When it comes to stealing valuable data, such as employee access credentials or customer financial information, cybercriminals' creativity seems to know no bounds, and email privacy systems are often forced into a reactive position. Here are two ways cyberattackers are getting past email privacy defenses in order to make off with your data—and how you can defend against them.
1. Social Media = A Social Engineering Jackpot
Facebook, Twitter, LinkedIn, Instagram and the like are fertile grounds for scammers to harvest the kind of information they need in order to launch a truly convincing spear phishing attack against your customers' employees. Too many users let their guard down on these sites, approving friend requests and collecting contacts at the click of a button, whether they know the people behind the profiles or not. And too many users post too much personal information on such sites.
Not only can scammers harvest information about their targets from social networking sites, but they also can use them as vectors to spread malicious software or to lure users to malicious websites. Once a profile is part of a user's social network, that profile automatically enjoys the user's trust. A tantalizingly titled video clip or news link posted to the profile's feed and shared with the malicious profile's connections can lead to compromised machines all over.
2. Spear Phishing: It's Not Just for Hawaiian Vacations
You've probably already heard of phishing, the practice of using emails that look as if they originate from a trusted sender, such as PayPal, but are set up to take recipients to a malicious website that will steal their login credentials. Most people are savvy enough to spot a phishing scam these days. Spear phishing is something more targeted and more insidious.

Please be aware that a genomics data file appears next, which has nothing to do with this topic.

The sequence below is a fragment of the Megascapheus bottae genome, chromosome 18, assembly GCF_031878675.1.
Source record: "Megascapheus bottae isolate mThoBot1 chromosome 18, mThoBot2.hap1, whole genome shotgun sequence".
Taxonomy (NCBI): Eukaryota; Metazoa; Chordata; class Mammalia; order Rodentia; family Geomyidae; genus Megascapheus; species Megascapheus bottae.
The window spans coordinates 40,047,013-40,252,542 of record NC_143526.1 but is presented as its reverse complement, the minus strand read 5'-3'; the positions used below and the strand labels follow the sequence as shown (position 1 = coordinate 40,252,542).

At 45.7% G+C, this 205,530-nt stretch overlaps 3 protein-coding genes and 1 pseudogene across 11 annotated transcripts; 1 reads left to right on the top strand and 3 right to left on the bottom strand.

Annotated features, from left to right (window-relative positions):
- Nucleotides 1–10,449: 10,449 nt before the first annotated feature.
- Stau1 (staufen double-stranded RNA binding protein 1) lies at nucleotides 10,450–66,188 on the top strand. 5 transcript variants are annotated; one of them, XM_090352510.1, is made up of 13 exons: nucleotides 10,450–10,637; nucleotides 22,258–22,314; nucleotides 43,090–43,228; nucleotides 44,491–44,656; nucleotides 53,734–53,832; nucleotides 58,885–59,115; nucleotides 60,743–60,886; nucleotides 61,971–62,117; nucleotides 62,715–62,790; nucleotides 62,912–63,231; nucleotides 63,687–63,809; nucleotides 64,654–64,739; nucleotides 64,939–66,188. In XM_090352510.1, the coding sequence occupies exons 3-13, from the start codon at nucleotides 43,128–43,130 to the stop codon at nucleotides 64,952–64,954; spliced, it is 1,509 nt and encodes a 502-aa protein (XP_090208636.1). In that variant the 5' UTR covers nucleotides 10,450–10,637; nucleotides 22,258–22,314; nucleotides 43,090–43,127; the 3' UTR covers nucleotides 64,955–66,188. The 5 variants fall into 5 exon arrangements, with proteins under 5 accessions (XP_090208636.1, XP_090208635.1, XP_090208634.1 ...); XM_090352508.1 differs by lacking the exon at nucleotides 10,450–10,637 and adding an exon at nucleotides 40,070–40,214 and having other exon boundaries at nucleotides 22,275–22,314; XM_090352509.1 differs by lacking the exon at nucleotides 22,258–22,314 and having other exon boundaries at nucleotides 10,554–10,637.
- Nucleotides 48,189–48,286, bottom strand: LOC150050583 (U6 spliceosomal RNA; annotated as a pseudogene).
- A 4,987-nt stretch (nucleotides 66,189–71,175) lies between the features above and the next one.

In a spear phishing attack, the cybercriminal has already gathered information about the target or the organization, usually from social networking sites like LinkedIn or Facebook. The scammer uses this information in order to impersonate some person or entity that the target knows in order to gain access to confidential information. For example, the scammer may pretend to be a member of the target’s IT department, requesting a login and password in order to perform some necessary upgrade.
What You Can Do to Minimize the Threat
User education is key to preventing social engineering and spear phishing scams from taking hold at your customers' organizations. As your customers' trusted security advisor, stress the importance of making sure that all workers with access to critical or confidential internal systems are able to identify and avoid common email and social media scams. Educating users on the importance of maintaining personal privacy on social media accounts is also vital. Of course, user education isn't an organization's only defense against cybercriminals out to steal corporate data. Technology also plays a role.
Are you ready to find out how state-of-the-art email privacy systems can help safeguard your customers' security? Speak to an Ingram Micro security expert today.